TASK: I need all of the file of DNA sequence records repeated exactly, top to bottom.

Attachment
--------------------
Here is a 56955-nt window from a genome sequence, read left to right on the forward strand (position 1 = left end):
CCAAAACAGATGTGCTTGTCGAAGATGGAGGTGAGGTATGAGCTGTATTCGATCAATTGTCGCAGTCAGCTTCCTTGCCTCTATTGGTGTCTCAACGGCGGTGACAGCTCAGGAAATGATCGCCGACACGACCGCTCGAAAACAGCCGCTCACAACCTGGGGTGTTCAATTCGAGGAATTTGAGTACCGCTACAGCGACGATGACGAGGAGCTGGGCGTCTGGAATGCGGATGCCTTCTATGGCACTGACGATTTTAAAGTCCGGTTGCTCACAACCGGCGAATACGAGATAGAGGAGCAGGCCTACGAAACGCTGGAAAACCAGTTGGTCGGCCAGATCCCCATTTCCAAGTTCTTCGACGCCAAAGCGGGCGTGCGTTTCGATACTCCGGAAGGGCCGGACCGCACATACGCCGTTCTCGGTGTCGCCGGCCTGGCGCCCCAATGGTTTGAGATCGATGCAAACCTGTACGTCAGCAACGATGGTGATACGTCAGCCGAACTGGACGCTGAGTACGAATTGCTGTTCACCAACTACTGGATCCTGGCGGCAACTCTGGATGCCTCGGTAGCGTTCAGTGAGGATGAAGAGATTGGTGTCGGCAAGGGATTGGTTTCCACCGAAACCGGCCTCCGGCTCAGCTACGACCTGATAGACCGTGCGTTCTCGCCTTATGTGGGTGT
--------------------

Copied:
Here is a 56955-nt window from a genome sequence, read left to right on the forward strand (position 1 = left end):
CCAAAACAGATGTGCTTGTCGAAGATGGAGGTGAGGTATGAGCTGTATTCGATCAATTGTCGCAGTCAGCTTCCTTGCCTCTATTGGTGTCTCAACGGCGGTGACAGCTCAGGAAATGATCGCCGACACGACCGCTCGAAAACAGCCGCTCACAACCTGGGGTGTTCAATTCGAGGAATTTGAGTACCGCTACAGCGACGATGACGAGGAGCTGGGCGTCTGGAATGCGGATGCCTTCTATGGCACTGACGATTTTAAAGTCCGGTTGCTCACAACCGGCGAATACGAGATAGAGGAGCAGGCCTACGAAACGCTGGAAAACCAGTTGGTCGGCCAGATCCCCATTTCCAAGTTCTTCGACGCCAAAGCGGGCGTGCGTTTCGATACTCCGGAAGGGCCGGACCGCACATACGCCGTTCTCGGTGTCGCCGGCCTGGCGCCCCAATGGTTTGAGATCGATGCAAACCTGTACGTCAGCAACGATGGTGATACGTCAGCCGAACTGGACGCTGAGTACGAATTGCTGTTCACCAACTACTGGATCCTGGCGGCAACTCTGGATGCCTCGGTAGCGTTCAGTGAGGATGAAGAGATTGGTGTCGGCAAGGGATTGGTTTCCACCGAAACCGGCCTCCGGCTCAGCTACGACCTGATAGACCGTGCGTTCTCGCCTTATGTGGGTGT